This design surpasses 10^{-10} contrast for the ideal wavefront, so of course it’s fun to throw in the canonical Earth-like dot, shown below to the right of the star (whose PSF “saturates” the flux scale).

Floating point roundoff errors in Fourier optics calculations

Discrete Fourier transforms are essential for simulating light propagation in telescopes and coronagraphs. To cut down the computational burden, and maintain high spatial resolution, we can make use of well-established symmetry properties of Fourier transforms. For example, if we start with a real-valued electric field in the telescope pupil, with even symmetry about the y-axis, we should get an image plane electric field with even symmetry about the y-axis. Or so I thought, until a sanity check failed…

Here’s where my assumptions broke down. The above plot is the real part of the image formed by an ideal shaped telescope pupil. I computed this with a 2-D FFT in Matlab and shifted the result so that the zero-phase pivot is at the array center. Visually, it appears symmetric about the vertical meridian, so that \mathfrak{Re}\left\{ E(x, y) \right\} = \mathfrak{Re}\left\{ E(-x,y) \right\}. And that is indeed what we’d expect, transforming from a flat (zero-phase) pupil plane wavefront with the same even symmetry.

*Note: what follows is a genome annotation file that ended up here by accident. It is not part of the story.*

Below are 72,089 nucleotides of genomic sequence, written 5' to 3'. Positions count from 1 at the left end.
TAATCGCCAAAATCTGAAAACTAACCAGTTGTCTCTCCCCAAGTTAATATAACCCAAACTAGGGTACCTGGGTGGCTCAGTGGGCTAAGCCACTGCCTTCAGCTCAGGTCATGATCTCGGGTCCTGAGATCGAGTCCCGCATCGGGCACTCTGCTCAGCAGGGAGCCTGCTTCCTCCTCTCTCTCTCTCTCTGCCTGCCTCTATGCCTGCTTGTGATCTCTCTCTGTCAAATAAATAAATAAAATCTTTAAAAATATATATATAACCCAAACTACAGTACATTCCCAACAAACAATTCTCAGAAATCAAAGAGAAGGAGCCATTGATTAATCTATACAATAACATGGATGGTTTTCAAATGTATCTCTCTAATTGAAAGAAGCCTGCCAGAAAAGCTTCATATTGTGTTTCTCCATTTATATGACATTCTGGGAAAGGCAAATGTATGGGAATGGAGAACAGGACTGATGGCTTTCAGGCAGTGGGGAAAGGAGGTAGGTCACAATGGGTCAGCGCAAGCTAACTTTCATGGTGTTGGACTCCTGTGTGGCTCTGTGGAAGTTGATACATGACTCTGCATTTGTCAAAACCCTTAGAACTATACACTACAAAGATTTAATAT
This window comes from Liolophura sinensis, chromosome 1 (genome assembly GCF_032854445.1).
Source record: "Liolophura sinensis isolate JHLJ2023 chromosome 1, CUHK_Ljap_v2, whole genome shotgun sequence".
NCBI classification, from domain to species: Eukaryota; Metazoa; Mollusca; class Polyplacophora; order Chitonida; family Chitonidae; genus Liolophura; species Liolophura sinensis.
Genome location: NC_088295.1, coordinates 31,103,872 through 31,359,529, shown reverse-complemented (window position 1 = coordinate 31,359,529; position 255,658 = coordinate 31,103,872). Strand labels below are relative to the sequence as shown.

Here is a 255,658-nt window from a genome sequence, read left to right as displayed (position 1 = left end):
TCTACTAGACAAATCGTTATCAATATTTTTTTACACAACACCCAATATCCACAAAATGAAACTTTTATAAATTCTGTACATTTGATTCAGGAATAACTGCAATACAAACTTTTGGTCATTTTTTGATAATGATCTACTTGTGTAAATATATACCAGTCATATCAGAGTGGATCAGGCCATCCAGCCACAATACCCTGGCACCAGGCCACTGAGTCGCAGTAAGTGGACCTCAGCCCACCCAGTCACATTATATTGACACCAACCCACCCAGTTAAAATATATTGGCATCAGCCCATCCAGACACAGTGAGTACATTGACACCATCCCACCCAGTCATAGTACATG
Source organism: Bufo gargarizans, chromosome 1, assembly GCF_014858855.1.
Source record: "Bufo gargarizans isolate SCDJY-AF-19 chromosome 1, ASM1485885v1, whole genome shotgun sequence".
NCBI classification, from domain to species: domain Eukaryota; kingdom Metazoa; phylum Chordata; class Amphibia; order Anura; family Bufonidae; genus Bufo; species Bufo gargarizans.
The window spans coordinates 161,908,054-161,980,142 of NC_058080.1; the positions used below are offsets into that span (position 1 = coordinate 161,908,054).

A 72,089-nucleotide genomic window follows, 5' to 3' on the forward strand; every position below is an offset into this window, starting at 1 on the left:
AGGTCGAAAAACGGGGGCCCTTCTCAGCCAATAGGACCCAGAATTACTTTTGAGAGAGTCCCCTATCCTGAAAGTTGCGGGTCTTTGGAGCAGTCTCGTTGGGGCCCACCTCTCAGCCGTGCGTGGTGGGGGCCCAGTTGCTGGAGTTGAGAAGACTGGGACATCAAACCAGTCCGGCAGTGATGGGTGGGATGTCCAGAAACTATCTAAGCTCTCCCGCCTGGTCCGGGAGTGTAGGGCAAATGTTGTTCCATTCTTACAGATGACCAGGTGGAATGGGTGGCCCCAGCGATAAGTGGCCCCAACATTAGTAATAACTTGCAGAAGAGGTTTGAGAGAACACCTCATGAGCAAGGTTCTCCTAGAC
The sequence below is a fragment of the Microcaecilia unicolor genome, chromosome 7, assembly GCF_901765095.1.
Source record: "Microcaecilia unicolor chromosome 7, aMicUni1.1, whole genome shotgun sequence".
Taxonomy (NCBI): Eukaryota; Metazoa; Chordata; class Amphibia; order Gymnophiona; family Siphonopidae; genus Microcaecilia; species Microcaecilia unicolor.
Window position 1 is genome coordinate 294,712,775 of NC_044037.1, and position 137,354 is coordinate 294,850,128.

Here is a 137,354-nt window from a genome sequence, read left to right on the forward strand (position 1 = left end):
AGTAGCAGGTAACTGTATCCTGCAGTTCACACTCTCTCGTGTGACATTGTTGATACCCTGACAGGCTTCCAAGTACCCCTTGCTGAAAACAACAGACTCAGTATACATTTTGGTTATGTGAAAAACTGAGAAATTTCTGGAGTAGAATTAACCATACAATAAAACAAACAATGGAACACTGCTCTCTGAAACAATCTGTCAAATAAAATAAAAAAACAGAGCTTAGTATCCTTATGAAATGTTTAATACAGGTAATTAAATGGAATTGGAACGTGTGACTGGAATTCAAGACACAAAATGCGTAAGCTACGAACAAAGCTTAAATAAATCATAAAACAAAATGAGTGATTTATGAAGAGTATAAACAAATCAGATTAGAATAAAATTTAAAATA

So when I take the right half of the image, and then flip and subtract it from the left half, I should get a wall of zeroes. Instead, disparities appear:


We have disagreements as high as 2000, corresponding to almost 1% of the peak field amplitude in the image plane. Initially, I was very puzzled by what might cause such large errors. Was it an error in my pupil definition, or some array offset creeping in? Do I not understand the rules of Fourier transforms, after all? After some tests, I figured out that in each image plane pixel I was accumulating a large number of tiny floating-point roundoff errors.

\displaystyle X [ k, l ] = \frac{1}{\sqrt{MN}}\sum_{m=0}^{M-1} \sum_{n=0}^{N-1} x[m, n] e^{-i2\pi(mk/M + nl/N)}